A favorite for overclockers around here, and several other places is the DFI series or the ASUS line of boards. I would recommend DFI if you didnt have a question mark for a power supply, and seemingly generic memory in your system specs. those are 2 absolutly CRUCIAL pieces of hardware on a DFI board, ASUS seems to be more memory tolerant. I could also recommend an Epox Board with confidence as I am a huge fan of them and believe they put out a high quality product.
Some boards to look at, based around what you would like to do woudl be:
DFI Lanparty UT
DFI Lanparty UT SLi-D or DR
Epox EP-9NPA+ SLi
Asus A8N Sli Premium
Actually Im getting a new job that pays 1300 monthy and the only bill I have to pay now is my insurance bill. Im going to start dumping money into building the highest preformance Rig I can with todays technology. Even though Im not a guru yet, I plan to be one. All Im trying to do is get a price figure in my head. So I know what to be looking for. With that said I am looking for the best AMD Dual Core Mobo out there.
i started my first build w/ a DFI... and i have to say that there are a LOT of options i have not idea what to do w/... that and i don't have the time to mess w/ it. Not saying you have to, but you may want to find a "starter" OC board rather than one with the vast amounts of options that DFI's always have.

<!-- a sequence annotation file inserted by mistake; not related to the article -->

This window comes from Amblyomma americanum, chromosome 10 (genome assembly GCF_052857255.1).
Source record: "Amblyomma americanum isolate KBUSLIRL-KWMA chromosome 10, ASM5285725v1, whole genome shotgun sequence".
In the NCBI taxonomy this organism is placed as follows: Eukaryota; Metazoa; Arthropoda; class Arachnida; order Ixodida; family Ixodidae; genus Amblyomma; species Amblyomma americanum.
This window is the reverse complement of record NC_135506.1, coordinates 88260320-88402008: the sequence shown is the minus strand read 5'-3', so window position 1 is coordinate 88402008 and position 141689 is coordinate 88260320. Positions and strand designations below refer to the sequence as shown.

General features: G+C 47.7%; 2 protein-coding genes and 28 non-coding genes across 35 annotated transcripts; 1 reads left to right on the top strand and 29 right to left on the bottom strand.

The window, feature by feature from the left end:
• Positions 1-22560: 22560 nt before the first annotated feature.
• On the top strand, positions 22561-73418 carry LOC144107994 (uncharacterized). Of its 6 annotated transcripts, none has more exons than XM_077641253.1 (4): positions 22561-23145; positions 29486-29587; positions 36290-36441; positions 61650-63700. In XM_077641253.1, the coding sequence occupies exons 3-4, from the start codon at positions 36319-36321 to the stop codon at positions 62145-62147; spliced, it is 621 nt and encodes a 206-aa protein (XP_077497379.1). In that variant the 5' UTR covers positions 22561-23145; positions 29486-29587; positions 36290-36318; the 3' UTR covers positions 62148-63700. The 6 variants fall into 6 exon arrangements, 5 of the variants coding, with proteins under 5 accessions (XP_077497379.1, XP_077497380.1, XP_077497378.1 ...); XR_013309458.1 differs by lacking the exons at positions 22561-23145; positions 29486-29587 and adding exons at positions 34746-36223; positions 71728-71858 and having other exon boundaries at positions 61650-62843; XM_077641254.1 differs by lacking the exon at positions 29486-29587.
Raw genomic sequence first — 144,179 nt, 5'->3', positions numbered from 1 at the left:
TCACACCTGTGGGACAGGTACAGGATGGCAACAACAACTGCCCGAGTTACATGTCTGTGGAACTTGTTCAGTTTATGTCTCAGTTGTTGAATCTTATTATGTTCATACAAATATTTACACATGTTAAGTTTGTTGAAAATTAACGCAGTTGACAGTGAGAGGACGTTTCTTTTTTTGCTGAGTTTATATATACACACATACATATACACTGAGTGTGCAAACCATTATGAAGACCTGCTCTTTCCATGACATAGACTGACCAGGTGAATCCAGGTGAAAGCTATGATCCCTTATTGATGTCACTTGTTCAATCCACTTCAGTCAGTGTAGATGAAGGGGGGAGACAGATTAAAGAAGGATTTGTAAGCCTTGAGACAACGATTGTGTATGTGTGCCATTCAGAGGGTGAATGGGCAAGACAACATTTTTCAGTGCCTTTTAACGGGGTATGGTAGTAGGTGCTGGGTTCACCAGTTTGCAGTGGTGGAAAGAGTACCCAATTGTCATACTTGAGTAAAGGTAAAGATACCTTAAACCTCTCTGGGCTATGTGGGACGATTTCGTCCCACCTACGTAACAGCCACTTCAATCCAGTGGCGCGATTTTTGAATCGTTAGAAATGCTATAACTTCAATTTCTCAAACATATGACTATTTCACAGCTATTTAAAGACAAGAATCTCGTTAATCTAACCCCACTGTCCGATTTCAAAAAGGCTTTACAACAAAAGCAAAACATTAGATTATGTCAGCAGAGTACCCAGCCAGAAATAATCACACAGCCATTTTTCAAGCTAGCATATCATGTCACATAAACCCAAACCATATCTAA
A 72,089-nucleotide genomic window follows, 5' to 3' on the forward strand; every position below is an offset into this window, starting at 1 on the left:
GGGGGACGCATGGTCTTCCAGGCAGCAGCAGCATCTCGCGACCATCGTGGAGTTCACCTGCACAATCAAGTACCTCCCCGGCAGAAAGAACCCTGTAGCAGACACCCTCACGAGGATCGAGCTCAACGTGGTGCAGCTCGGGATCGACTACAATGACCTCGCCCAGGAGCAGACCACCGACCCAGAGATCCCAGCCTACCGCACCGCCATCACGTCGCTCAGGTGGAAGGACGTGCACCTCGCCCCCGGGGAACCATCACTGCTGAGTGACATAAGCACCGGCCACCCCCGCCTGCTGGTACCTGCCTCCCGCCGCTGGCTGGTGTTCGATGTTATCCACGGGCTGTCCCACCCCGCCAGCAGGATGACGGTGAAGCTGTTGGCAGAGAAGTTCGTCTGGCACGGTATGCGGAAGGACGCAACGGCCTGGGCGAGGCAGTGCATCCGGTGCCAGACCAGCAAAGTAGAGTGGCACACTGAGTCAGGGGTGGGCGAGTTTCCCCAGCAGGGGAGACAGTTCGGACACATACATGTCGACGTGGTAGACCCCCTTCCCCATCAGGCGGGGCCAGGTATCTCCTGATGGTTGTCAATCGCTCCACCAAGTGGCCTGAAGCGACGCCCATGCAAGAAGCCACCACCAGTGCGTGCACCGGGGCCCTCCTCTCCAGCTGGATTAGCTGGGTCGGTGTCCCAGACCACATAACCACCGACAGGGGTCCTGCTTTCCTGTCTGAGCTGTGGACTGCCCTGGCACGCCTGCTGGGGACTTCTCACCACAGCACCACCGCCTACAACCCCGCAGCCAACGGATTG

I completely disagree with the people who say don't get a DFI as a first board. It's not like you won't be able to get the computer working... Sure, there'll be options that you won't know how to use, but with some research, anyone can figure them out. Go DFI.
If you're getting a PCI-E card go w/ the Neo4 board. has many similarities between it and the neo2.
i've had both overclocked really high. and they're simple motherboards if you do some reading on them. but then again, any motherboard you get you need to research on and make sure that you will have an easy time overclocking it.
You want two processors? You have to get a server/workstation board then. I'd recommend a Tyan. It will probably be difficult to overclock a two processor system because almost all the motherboards aren't designed with overclocking features. Although I could be wrong, simply because I've never owned one or even looked into those high-end systems very much.
Processors have a socket they are compatible with. It doesn't matter how many cores are contained within, so long as it's the right socket.
Dual-processor is not the same as dual-core. Cores are inside the processor. The processor goes in the socket(s) on the motherboard. If a company wanted, they could make a CPU with 500 cores, although they'd have to skimp on the power of such a CPU a lot.
A forum community dedicated to overclocking enthusiasts and testing the limits of computing. Come join the discussion about computing, builds, collections, displays, models, styles, scales, specifications, reviews, accessories, classifieds, and more!